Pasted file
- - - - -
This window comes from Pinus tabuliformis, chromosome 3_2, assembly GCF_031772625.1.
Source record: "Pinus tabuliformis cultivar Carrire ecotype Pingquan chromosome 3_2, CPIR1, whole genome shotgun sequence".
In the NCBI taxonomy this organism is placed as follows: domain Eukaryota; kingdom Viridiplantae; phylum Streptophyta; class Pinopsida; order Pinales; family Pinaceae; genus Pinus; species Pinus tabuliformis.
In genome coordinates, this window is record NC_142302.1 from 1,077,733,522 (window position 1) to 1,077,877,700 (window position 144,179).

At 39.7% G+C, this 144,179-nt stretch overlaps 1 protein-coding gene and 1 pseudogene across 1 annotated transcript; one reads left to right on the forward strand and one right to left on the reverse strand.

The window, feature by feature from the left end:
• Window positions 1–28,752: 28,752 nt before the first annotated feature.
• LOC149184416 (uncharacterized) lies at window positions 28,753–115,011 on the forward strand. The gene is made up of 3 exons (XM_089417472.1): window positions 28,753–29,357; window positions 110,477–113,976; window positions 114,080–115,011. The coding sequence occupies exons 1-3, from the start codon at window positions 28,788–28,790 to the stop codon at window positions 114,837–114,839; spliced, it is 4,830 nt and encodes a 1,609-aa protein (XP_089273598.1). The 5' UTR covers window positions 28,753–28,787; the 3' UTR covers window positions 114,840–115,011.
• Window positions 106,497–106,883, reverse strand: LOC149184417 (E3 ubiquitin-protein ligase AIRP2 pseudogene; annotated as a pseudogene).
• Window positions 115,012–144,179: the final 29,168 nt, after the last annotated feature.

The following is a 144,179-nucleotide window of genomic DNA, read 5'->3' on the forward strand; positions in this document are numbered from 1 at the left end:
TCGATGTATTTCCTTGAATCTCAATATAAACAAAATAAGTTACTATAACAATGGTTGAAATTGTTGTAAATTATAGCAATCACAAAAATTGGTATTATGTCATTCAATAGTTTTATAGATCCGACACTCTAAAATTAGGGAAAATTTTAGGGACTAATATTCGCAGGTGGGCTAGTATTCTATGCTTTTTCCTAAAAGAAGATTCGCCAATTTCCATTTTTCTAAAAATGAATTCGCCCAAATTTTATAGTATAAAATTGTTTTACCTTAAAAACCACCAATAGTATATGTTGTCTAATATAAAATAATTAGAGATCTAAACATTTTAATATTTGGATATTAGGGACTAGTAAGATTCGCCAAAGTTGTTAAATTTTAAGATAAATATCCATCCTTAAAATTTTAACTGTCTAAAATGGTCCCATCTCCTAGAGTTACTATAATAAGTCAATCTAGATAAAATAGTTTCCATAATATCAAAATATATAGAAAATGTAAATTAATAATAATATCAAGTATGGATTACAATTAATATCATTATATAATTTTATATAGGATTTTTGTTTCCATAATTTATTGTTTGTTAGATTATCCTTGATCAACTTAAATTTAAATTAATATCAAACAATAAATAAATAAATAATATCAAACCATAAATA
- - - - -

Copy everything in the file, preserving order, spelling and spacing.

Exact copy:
This window comes from Pinus tabuliformis, chromosome 3_2, assembly GCF_031772625.1.
Source record: "Pinus tabuliformis cultivar Carrire ecotype Pingquan chromosome 3_2, CPIR1, whole genome shotgun sequence".
In the NCBI taxonomy this organism is placed as follows: domain Eukaryota; kingdom Viridiplantae; phylum Streptophyta; class Pinopsida; order Pinales; family Pinaceae; genus Pinus; species Pinus tabuliformis.
In genome coordinates, this window is record NC_142302.1 from 1,077,733,522 (window position 1) to 1,077,877,700 (window position 144,179).

At 39.7% G+C, this 144,179-nt stretch overlaps 1 protein-coding gene and 1 pseudogene across 1 annotated transcript; one reads left to right on the forward strand and one right to left on the reverse strand.

The window, feature by feature from the left end:
• Window positions 1–28,752: 28,752 nt before the first annotated feature.
• LOC149184416 (uncharacterized) lies at window positions 28,753–115,011 on the forward strand. The gene is made up of 3 exons (XM_089417472.1): window positions 28,753–29,357; window positions 110,477–113,976; window positions 114,080–115,011. The coding sequence occupies exons 1-3, from the start codon at window positions 28,788–28,790 to the stop codon at window positions 114,837–114,839; spliced, it is 4,830 nt and encodes a 1,609-aa protein (XP_089273598.1). The 5' UTR covers window positions 28,753–28,787; the 3' UTR covers window positions 114,840–115,011.
• Window positions 106,497–106,883, reverse strand: LOC149184417 (E3 ubiquitin-protein ligase AIRP2 pseudogene; annotated as a pseudogene).
• Window positions 115,012–144,179: the final 29,168 nt, after the last annotated feature.

The following is a 144,179-nucleotide window of genomic DNA, read 5'->3' on the forward strand; positions in this document are numbered from 1 at the left end:
TCGATGTATTTCCTTGAATCTCAATATAAACAAAATAAGTTACTATAACAATGGTTGAAATTGTTGTAAATTATAGCAATCACAAAAATTGGTATTATGTCATTCAATAGTTTTATAGATCCGACACTCTAAAATTAGGGAAAATTTTAGGGACTAATATTCGCAGGTGGGCTAGTATTCTATGCTTTTTCCTAAAAGAAGATTCGCCAATTTCCATTTTTCTAAAAATGAATTCGCCCAAATTTTATAGTATAAAATTGTTTTACCTTAAAAACCACCAATAGTATATGTTGTCTAATATAAAATAATTAGAGATCTAAACATTTTAATATTTGGATATTAGGGACTAGTAAGATTCGCCAAAGTTGTTAAATTTTAAGATAAATATCCATCCTTAAAATTTTAACTGTCTAAAATGGTCCCATCTCCTAGAGTTACTATAATAAGTCAATCTAGATAAAATAGTTTCCATAATATCAAAATATATAGAAAATGTAAATTAATAATAATATCAAGTATGGATTACAATTAATATCATTATATAATTTTATATAGGATTTTTGTTTCCATAATTTATTGTTTGTTAGATTATCCTTGATCAACTTAAATTTAAATTAATATCAAACAATAAATAAATAAATAATATCAAACCATAAATA